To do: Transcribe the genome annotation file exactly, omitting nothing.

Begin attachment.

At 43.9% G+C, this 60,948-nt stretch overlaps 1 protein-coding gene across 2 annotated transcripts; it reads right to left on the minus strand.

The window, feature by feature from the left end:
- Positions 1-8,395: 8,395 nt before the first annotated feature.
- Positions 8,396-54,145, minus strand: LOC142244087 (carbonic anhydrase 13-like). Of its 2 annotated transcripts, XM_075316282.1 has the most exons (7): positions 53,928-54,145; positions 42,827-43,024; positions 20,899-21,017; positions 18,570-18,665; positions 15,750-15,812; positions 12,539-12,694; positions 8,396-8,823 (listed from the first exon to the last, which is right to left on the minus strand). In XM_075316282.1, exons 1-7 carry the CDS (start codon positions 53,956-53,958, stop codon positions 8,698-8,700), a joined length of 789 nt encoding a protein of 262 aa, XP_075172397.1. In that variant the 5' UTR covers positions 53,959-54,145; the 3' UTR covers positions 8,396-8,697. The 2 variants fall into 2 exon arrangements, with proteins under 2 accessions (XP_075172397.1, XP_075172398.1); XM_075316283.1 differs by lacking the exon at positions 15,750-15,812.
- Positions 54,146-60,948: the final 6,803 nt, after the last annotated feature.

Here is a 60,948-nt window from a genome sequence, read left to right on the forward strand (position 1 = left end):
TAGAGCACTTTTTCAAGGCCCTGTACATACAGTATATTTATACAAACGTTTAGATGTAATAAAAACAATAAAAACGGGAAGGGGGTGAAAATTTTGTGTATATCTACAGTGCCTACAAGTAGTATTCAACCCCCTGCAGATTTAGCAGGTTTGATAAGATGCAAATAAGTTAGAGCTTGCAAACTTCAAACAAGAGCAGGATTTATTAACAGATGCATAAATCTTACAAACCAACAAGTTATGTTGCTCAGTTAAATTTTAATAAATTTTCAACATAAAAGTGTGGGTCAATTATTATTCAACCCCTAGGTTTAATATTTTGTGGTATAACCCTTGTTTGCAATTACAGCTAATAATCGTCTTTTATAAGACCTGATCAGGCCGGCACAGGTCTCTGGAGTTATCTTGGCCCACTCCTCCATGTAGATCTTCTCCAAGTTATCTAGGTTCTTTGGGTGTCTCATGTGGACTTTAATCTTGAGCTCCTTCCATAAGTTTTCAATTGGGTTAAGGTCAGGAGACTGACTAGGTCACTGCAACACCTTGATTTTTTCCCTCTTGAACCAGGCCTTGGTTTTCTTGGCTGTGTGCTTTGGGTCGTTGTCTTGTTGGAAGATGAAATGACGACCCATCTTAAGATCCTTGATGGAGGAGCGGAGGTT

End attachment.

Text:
At 43.9% G+C, this 60,948-nt stretch overlaps 1 protein-coding gene across 2 annotated transcripts; it reads right to left on the minus strand.

The window, feature by feature from the left end:
- Positions 1-8,395: 8,395 nt before the first annotated feature.
- Positions 8,396-54,145, minus strand: LOC142244087 (carbonic anhydrase 13-like). Of its 2 annotated transcripts, XM_075316282.1 has the most exons (7): positions 53,928-54,145; positions 42,827-43,024; positions 20,899-21,017; positions 18,570-18,665; positions 15,750-15,812; positions 12,539-12,694; positions 8,396-8,823 (listed from the first exon to the last, which is right to left on the minus strand). In XM_075316282.1, exons 1-7 carry the CDS (start codon positions 53,956-53,958, stop codon positions 8,698-8,700), a joined length of 789 nt encoding a protein of 262 aa, XP_075172397.1. In that variant the 5' UTR covers positions 53,959-54,145; the 3' UTR covers positions 8,396-8,697. The 2 variants fall into 2 exon arrangements, with proteins under 2 accessions (XP_075172397.1, XP_075172398.1); XM_075316283.1 differs by lacking the exon at positions 15,750-15,812.
- Positions 54,146-60,948: the final 6,803 nt, after the last annotated feature.

Here is a 60,948-nt window from a genome sequence, read left to right on the forward strand (position 1 = left end):
TAGAGCACTTTTTCAAGGCCCTGTACATACAGTATATTTATACAAACGTTTAGATGTAATAAAAACAATAAAAACGGGAAGGGGGTGAAAATTTTGTGTATATCTACAGTGCCTACAAGTAGTATTCAACCCCCTGCAGATTTAGCAGGTTTGATAAGATGCAAATAAGTTAGAGCTTGCAAACTTCAAACAAGAGCAGGATTTATTAACAGATGCATAAATCTTACAAACCAACAAGTTATGTTGCTCAGTTAAATTTTAATAAATTTTCAACATAAAAGTGTGGGTCAATTATTATTCAACCCCTAGGTTTAATATTTTGTGGTATAACCCTTGTTTGCAATTACAGCTAATAATCGTCTTTTATAAGACCTGATCAGGCCGGCACAGGTCTCTGGAGTTATCTTGGCCCACTCCTCCATGTAGATCTTCTCCAAGTTATCTAGGTTCTTTGGGTGTCTCATGTGGACTTTAATCTTGAGCTCCTTCCATAAGTTTTCAATTGGGTTAAGGTCAGGAGACTGACTAGGTCACTGCAACACCTTGATTTTTTCCCTCTTGAACCAGGCCTTGGTTTTCTTGGCTGTGTGCTTTGGGTCGTTGTCTTGTTGGAAGATGAAATGACGACCCATCTTAAGATCCTTGATGGAGGAGCGGAGGTT